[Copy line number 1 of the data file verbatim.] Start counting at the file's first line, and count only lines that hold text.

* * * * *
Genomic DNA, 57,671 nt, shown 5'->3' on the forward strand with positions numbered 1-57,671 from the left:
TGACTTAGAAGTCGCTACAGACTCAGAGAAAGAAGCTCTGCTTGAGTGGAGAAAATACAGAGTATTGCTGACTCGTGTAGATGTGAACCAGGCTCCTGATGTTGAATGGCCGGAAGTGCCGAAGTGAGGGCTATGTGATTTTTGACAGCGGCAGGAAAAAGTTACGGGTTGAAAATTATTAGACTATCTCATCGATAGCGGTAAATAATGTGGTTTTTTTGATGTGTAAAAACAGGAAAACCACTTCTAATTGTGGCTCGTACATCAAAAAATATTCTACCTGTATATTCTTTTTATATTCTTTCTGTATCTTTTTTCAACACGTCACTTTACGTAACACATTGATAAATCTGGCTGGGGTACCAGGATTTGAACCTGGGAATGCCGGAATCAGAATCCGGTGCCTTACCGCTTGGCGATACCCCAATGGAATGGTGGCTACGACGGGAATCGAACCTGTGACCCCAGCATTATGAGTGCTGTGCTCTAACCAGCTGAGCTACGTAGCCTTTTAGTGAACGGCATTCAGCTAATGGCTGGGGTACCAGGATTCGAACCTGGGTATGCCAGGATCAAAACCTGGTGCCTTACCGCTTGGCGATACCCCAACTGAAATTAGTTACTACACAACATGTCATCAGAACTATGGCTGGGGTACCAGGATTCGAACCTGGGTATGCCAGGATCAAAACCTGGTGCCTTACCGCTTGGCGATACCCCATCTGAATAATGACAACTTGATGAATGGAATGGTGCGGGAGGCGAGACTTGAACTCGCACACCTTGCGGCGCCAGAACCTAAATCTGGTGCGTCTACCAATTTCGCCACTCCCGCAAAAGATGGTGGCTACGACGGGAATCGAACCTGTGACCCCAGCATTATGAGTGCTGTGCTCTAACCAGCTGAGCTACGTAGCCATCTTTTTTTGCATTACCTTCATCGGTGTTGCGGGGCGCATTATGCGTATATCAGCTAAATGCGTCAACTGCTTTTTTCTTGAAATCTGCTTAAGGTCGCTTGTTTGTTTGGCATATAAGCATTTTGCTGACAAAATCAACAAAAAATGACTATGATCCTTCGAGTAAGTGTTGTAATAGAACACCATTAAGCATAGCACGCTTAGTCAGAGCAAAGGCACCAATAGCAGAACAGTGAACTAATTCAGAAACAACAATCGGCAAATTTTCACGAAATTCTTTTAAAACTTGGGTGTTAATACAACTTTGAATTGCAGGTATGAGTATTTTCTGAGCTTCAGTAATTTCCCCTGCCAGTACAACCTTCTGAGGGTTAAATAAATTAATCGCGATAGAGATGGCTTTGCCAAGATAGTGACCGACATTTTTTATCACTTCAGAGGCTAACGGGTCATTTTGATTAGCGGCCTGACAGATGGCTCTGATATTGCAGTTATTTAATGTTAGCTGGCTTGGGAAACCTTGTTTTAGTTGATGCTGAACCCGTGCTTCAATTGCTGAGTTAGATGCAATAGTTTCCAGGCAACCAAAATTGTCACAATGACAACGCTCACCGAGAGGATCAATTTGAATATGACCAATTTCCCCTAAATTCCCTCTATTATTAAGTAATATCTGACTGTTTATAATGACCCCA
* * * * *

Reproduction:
Genomic DNA, 57,671 nt, shown 5'->3' on the forward strand with positions numbered 1-57,671 from the left: